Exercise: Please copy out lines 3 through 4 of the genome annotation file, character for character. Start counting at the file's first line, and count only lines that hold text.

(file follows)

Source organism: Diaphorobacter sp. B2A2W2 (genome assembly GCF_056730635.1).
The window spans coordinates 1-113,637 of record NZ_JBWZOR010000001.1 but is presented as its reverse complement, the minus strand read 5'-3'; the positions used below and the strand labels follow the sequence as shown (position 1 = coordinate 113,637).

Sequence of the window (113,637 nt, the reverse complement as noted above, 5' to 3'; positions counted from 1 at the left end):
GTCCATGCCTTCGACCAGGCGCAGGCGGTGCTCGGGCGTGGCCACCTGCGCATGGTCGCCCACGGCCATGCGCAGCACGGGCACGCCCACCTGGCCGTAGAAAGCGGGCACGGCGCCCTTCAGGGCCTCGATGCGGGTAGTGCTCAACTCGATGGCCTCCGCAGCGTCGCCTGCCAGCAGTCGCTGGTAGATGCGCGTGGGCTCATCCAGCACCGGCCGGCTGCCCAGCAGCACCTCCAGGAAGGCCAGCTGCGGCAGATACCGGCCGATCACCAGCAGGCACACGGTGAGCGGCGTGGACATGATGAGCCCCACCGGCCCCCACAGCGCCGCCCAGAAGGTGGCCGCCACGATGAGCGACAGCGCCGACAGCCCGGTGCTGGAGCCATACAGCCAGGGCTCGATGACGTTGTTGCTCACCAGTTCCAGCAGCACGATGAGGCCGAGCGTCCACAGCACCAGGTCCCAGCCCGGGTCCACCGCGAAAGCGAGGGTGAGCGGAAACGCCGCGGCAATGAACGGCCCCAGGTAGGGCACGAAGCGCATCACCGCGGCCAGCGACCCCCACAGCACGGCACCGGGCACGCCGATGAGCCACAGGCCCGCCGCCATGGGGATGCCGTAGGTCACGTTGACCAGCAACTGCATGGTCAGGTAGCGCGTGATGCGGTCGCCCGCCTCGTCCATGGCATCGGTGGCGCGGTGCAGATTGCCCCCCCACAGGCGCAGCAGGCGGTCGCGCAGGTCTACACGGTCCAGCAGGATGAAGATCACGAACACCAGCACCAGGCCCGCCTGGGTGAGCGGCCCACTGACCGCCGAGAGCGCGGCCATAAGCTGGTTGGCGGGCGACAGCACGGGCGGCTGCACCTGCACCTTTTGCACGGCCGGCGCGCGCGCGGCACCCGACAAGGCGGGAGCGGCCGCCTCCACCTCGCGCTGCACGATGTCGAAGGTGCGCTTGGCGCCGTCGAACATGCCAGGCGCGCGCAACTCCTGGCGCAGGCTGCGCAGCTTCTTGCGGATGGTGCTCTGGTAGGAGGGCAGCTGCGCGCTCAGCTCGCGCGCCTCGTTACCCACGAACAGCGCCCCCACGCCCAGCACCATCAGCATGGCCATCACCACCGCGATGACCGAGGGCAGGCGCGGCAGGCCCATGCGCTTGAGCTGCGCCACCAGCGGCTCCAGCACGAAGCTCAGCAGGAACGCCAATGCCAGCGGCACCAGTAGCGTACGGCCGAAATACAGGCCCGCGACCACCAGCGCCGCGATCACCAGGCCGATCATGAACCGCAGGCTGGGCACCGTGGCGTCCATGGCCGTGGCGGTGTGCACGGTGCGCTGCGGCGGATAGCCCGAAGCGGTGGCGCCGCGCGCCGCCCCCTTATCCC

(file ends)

Sequence of the window (113,637 nt, the reverse complement as noted above, 5' to 3'; positions counted from 1 at the left end):
GTCCATGCCTTCGACCAGGCGCAGGCGGTGCTCGGGCGTGGCCACCTGCGCATGGTCGCCCACGGCCATGCGCAGCACGGGCACGCCCACCTGGCCGTAGAAAGCGGGCACGGCGCCCTTCAGGGCCTCGATGCGGGTAGTGCTCAACTCGATGGCCTCCGCAGCGTCGCCTGCCAGCAGTCGCTGGTAGATGCGCGTGGGCTCATCCAGCACCGGCCGGCTGCCCAGCAGCACCTCCAGGAAGGCCAGCTGCGGCAGATACCGGCCGATCACCAGCAGGCACACGGTGAGCGGCGTGGACATGATGAGCCCCACCGGCCCCCACAGCGCCGCCCAGAAGGTGGCCGCCACGATGAGCGACAGCGCCGACAGCCCGGTGCTGGAGCCATACAGCCAGGGCTCGATGACGTTGTTGCTCACCAGTTCCAGCAGCACGATGAGGCCGAGCGTCCACAGCACCAGGTCCCAGCCCGGGTCCACCGCGAAAGCGAGGGTGAGCGGAAACGCCGCGGCAATGAACGGCCCCAGGTAGGGCACGAAGCGCATCACCGCGGCCAGCGACCCCCACAGCACGGCACCGGGCACGCCGATGAGCCACAGGCCCGCCGCCATGGGGATGCCGTAGGTCACGTTGACCAGCAACTGCATGGTCAGGTAGCGCGTGATGCGGTCGCCCGCCTCGTCCATGGCATCGGTGGCGCGGTGCAGATTGCCCCCCCACAGGCGCAGCAGGCGGTCGCGCAGGTCTACACGGTCCAGCAGGATGAAGATCACGAACACCAGCACCAGGCCCGCCTGGGTGAGCGGCCCACTGACCGCCGAGAGCGCGGCCATAAGCTGGTTGGCGGGCGACAGCACGGGCGGCTGCACCTGCACCTTTTGCACGGCCGGCGCGCGCGCGGCACCCGACAAGGCGGGAGCGGCCGCCTCCACCTCGCGCTGCACGATGTCGAAGGTGCGCTTGGCGCCGTCGAACATGCCAGGCGCGCGCAACTCCTGGCGCAGGCTGCGCAGCTTCTTGCGGATGGTGCTCTGGTAGGAGGGCAGCTGCGCGCTCAGCTCGCGCGCCTCGTTACCCACGAACAGCGCCCCCACGCCCAGCACCATCAGCATGGCCATCACCACCGCGATGACCGAGGGCAGGCGCGGCAGGCCCATGCGCTTGAGCTGCGCCACCAGCGGCTCCAGCACGAAGCTCAGCAGGAACGCCAATGCCAGCGGCACCAGTAGCGTACGGCCGAAATACAGGCCCGCGACCACCAGCGCCGCGATCACCAGGCCGATCATGAACCGCAGGCTGGGCACCGTGGCGTCCATGGCCGTGGCGGTGTGCACGGTGCGCTGCGGCGGATAGCCCGAAGCGGTGGCGCCGCGCGCCGCCCCCTTATCCC